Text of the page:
THE COURT: Let's see now. I have to rule on this. He refuses to answer, one it would violate the attorney-client relationship and secondly it could tend to possibly incriminate him in a presently pending charge. Is that it?


Q: With respect to any telephone calls that you received --

THE COURT: I haven't ruled yet. I rule that the objections that he made are good. You may rephrase your question if you wish. You may pursue it in a different vein.

Q: The telephone call that you have said that you did receive, Mr. Andrews, was that a long-distance call or a local call?

A: A local call.

Q: And when did you receive it, sir?

A: I don't remember the time.

Q: Could you tell us approximately what date it was?

A: [sic] . . . president was assassinated, I believe it was a Saturday.

Q: That would be November 23. Is that correct?

A: That particular Saturday was November 23, that would be correct, yes.

Q: Was this call to your knowledge from the Defendant Clay Shaw?

A: No.

Q: Have you ever received a telephone call from Clay Shaw?

A: No.

Q: Have you ever known Clay Shaw?

A: No.

Q: Have you ever been introduced to him?

A: No.

Q: When was the first time that you ever saw Clay Shaw, Mr. Andrews?

A: When I saw his picture in the paper in connection with the investigation.

Q: Now, as a result of receiving the phone call which you said that you did receive, what if anything did you do, sir?

A: As I recall, I waited a while, I called my secretary, Mrs. Springer, to see if she could remember a file that we had on a Lee Oswald who was a walk-in to the office sometime in May or maybe the early part of June, I don't recall, Lee Oswald had consulted my office approximately four or five times in relation to some legal problems.

THE COURT: Speak into the microphone, please.

Q: After calling your office, did you do anything else?

A: I did not call my office; I called my secretary.

Q: Well --

A: She was at home.

Q: After calling your secretary, did you do anything else?

A: I believe my office investigator came to visit me and we talked about whether or not he remembered Lee Oswald.

Q: Did you make any other phone calls in connection with the call which you say you had received?

A: On what day?

Q: Either on the date that you received it or the

A: The following day, I believe it would be a Sunday, I believe I called Monk Zelden at the NOAC and spoke to Monk.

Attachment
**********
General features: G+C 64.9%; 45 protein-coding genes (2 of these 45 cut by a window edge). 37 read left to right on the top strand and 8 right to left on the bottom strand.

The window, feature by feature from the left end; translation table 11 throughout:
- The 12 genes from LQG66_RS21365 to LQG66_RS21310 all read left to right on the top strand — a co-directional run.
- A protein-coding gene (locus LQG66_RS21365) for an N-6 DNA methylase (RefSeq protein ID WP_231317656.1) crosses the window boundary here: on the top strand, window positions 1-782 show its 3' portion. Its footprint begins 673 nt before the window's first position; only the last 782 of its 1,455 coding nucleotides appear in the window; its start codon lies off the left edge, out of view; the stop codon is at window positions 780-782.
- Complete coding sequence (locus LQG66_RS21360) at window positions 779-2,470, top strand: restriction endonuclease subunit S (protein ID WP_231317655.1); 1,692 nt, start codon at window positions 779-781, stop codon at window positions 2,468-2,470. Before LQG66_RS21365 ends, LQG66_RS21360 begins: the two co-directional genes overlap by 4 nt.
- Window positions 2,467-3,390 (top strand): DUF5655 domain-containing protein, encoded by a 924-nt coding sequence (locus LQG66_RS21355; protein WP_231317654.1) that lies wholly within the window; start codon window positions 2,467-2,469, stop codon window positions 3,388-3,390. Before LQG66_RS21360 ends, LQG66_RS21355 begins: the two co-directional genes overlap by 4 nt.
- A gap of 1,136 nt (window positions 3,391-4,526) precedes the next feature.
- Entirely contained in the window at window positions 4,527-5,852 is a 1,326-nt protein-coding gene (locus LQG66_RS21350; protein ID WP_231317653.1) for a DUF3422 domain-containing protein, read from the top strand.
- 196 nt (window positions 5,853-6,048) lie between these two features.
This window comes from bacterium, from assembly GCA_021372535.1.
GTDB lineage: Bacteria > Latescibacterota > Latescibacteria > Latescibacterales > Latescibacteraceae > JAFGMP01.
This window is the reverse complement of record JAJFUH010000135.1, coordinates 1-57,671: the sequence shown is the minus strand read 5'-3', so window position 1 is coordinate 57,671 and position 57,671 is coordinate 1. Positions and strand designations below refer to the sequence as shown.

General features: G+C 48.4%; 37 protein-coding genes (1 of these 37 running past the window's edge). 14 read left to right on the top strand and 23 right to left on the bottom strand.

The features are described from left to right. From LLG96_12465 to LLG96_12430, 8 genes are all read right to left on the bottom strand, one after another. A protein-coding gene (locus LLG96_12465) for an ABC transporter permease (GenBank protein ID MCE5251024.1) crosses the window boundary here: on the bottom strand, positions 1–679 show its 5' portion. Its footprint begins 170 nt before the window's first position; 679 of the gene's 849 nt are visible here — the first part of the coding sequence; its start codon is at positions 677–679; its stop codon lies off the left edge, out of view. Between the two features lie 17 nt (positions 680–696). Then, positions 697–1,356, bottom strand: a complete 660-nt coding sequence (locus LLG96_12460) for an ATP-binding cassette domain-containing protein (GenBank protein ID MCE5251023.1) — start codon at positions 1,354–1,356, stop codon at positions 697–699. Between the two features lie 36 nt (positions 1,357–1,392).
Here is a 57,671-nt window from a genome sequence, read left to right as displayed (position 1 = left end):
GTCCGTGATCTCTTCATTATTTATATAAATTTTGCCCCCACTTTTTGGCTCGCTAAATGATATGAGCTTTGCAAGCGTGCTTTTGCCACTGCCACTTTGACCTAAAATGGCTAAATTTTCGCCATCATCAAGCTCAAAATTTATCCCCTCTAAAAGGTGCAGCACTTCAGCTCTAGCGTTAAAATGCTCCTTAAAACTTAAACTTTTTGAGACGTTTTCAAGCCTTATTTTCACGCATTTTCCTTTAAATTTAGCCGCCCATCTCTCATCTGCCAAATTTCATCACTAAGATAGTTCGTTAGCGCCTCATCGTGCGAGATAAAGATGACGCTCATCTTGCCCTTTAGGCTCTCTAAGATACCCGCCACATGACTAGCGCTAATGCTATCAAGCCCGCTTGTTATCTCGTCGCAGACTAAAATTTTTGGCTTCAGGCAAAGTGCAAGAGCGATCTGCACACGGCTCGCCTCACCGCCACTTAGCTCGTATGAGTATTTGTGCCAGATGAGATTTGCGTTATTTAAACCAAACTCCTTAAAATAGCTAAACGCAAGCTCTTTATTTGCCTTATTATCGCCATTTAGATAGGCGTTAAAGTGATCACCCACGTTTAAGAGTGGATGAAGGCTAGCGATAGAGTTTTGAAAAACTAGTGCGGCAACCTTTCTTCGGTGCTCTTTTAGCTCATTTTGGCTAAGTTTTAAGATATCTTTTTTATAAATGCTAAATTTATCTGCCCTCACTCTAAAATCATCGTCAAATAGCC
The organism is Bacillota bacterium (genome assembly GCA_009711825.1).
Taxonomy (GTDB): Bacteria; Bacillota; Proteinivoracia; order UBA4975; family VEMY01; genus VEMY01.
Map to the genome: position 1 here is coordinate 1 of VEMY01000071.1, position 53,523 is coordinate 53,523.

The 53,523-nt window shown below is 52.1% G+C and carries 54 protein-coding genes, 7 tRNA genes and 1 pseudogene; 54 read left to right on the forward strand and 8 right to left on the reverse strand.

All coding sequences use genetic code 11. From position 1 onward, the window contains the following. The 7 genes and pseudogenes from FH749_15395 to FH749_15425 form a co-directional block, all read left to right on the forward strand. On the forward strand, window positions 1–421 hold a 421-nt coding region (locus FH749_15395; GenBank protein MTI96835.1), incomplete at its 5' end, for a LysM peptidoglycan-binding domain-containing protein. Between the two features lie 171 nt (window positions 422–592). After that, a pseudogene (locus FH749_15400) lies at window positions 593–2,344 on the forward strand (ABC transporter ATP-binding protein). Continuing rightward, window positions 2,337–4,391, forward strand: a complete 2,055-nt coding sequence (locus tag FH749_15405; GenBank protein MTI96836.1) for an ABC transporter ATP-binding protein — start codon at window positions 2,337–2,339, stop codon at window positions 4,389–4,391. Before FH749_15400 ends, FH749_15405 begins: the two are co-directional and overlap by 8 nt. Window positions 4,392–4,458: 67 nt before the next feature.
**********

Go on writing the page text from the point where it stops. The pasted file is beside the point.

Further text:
Q: What did you tell Mr. Zelden?

A: I don't recall, it was in connection with Lee Harvey Oswald, but I don't recall the context of the conversation.

Q: Could you tell us the purpose of your call to Mr. Zelden, sir?

A: I believe the purpose of the call was that if, since I was in the hospital, would Monk be interested in going to Dallas and possibly representing Lee Harvey Oswald.

Q: Now, at any time after receiving the call that you received while in the hospital, did you have occasion to have a conference with Mr. Regis Kennedy of the F.B.I.?

A: I don't recall it that way, Mr. Dymond.

Q: Will you tell us how you recall whatever happened in connection with Mr. Kennedy.

A: I think on Monday I called Mr. Kennedy to let him know that Lee Harvey Oswald had been in New Orleans during the summer or spring of 1963, and I don't recall his answer, I also called Mr. Rice, the head of the Secret Service, gave him the same information, they didn't appear too much interested.

Q: At any time after making these calls, did you see Mr. Kennedy?

A: I recall seeing Mr. Kennedy in my room in Hotel Dieu, I think about two, maybe two and a half hours after I made the phone call.

Q: Now, at the time that you saw Mr. Kennedy, what was your condition, that is, your physical condition as such?

A: He woke me up. I was under sedation, he woke me up from a sleep, I was under sedation.

Q: Do you recall seeing Mr. Kennedy any more than once?

A: All I recall is he said he wants -- he was apparently there more than once, but my memory was one time.

Q: The first time that you saw Mr. Kennedy was the first time that you were under sedation, or were you under sedating regularly after that?

A: Regularly.

Q: During the course of your conversation with Mr. Kennedy, did you furnish him with a fictitious name identifying the person from whom you had received the phone call while you were in Hotel Dieu?

A: I respectfully decline to answer that question for the reason that it may, might tend to link me up with the chain of circumstances that may result in being used as evidence against me in the pending charge.

MR. DYMOND: Does Your Honor want me to wait until you rule on that?

THE COURT: It is not attorney-client, it is -- this is claiming that there is a possibility his answer may or may not or could link him up with a chain of circumstances which could be used as evidence against him. I will sustain it, yes.

Q: In the course of your conversations with Mr. Kennedy, Mr. Andrews, did you ever use the name Clay Bertrand?

A: Yes.

Q: Is or was this Defendant Clay L. Shaw the Clay Bertrand to whom you were referring?

A: No.

Q: Without asking you who he was, do you know who the Clay Bertrand to whom you are referring is or was?

A: I believe I do.

Q: Did you know David Ferrie, Mr. Andrews?

A: I knew him slightly.

Q: Did you ever see David W. Ferrie in the company of Lee Harvey Oswald?

A: No.

Q: Did you ever hear Lee Harvey Oswald mention the name Clay Shaw?

A: No.

Q: Did you ever hear David W. Ferrie mention the name Lee Harvey Oswald or Lee Oswald?

A: No.

MR. DYMOND: We tender the witness.